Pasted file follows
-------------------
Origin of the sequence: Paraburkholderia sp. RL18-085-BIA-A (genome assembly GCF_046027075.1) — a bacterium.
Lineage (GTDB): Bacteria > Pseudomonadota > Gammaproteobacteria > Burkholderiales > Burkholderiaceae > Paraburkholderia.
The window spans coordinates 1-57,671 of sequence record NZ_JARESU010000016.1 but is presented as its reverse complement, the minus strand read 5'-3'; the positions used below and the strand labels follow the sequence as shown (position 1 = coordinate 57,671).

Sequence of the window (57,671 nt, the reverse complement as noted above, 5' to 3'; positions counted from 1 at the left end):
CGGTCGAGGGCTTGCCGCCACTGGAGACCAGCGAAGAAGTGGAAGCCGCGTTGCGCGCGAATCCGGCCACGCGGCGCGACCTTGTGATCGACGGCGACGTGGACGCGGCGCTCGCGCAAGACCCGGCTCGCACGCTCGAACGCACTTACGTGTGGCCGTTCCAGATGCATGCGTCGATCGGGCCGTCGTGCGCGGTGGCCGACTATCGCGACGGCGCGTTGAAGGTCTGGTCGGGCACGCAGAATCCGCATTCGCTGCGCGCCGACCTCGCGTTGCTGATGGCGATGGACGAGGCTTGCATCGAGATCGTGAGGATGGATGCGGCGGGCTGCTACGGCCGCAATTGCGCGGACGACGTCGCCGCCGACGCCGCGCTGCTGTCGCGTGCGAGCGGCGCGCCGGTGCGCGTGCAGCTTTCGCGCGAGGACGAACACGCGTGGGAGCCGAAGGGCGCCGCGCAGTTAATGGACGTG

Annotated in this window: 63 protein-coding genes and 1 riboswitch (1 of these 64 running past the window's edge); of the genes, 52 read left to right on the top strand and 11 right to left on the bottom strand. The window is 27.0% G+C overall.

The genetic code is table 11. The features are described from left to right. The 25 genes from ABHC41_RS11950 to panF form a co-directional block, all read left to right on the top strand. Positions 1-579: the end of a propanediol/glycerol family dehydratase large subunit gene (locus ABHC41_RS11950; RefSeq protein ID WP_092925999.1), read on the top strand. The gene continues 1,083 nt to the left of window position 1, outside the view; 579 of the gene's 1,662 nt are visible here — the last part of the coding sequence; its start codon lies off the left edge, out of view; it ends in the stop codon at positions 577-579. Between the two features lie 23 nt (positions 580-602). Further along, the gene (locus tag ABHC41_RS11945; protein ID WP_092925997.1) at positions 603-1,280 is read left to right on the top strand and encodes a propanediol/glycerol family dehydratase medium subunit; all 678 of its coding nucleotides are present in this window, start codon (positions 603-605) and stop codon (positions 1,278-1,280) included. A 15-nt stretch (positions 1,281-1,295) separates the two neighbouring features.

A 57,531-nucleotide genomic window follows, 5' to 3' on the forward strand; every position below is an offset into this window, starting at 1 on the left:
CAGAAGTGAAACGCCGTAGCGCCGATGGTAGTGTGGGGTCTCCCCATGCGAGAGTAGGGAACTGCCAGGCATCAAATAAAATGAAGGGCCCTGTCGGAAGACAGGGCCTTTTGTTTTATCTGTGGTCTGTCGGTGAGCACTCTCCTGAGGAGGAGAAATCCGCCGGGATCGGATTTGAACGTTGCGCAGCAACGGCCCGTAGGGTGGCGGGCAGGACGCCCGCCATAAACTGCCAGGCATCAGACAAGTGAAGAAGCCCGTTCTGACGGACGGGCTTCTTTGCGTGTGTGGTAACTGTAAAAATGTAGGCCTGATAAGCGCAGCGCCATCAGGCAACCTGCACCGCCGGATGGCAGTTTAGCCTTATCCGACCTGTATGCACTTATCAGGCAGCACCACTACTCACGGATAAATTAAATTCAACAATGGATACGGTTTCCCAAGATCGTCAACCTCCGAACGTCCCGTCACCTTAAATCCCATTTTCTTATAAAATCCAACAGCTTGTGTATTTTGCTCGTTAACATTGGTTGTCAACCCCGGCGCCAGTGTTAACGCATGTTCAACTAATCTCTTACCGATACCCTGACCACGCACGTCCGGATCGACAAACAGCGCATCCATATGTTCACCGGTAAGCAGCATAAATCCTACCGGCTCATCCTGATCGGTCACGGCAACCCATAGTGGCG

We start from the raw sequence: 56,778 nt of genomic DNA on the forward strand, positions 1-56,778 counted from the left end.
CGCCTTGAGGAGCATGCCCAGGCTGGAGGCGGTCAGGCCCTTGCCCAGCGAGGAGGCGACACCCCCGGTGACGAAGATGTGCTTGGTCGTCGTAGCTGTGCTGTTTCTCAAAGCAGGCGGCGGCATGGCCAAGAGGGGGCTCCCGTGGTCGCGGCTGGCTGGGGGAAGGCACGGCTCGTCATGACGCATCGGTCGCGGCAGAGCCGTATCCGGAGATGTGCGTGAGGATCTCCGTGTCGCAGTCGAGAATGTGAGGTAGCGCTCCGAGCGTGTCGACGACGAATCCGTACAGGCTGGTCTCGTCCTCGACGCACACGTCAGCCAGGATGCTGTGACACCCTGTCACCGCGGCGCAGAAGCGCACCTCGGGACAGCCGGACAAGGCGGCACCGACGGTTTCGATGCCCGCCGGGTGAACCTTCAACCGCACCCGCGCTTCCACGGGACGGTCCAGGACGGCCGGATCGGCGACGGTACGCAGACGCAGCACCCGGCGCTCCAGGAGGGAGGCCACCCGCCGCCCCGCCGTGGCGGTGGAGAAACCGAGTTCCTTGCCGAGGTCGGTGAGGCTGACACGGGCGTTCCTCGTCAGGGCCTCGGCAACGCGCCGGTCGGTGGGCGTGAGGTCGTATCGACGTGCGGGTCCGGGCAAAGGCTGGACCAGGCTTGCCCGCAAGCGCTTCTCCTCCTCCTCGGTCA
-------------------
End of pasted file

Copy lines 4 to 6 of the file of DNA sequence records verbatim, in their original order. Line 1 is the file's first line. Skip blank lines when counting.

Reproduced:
Sequence of the window (57,671 nt, the reverse complement as noted above, 5' to 3'; positions counted from 1 at the left end):
CGGTCGAGGGCTTGCCGCCACTGGAGACCAGCGAAGAAGTGGAAGCCGCGTTGCGCGCGAATCCGGCCACGCGGCGCGACCTTGTGATCGACGGCGACGTGGACGCGGCGCTCGCGCAAGACCCGGCTCGCACGCTCGAACGCACTTACGTGTGGCCGTTCCAGATGCATGCGTCGATCGGGCCGTCGTGCGCGGTGGCCGACTATCGCGACGGCGCGTTGAAGGTCTGGTCGGGCACGCAGAATCCGCATTCGCTGCGCGCCGACCTCGCGTTGCTGATGGCGATGGACGAGGCTTGCATCGAGATCGTGAGGATGGATGCGGCGGGCTGCTACGGCCGCAATTGCGCGGACGACGTCGCCGCCGACGCCGCGCTGCTGTCGCGTGCGAGCGGCGCGCCGGTGCGCGTGCAGCTTTCGCGCGAGGACGAACACGCGTGGGAGCCGAAGGGCGCCGCGCAGTTAATGGACGTG

Annotated in this window: 63 protein-coding genes and 1 riboswitch (1 of these 64 running past the window's edge); of the genes, 52 read left to right on the top strand and 11 right to left on the bottom strand. The window is 27.0% G+C overall.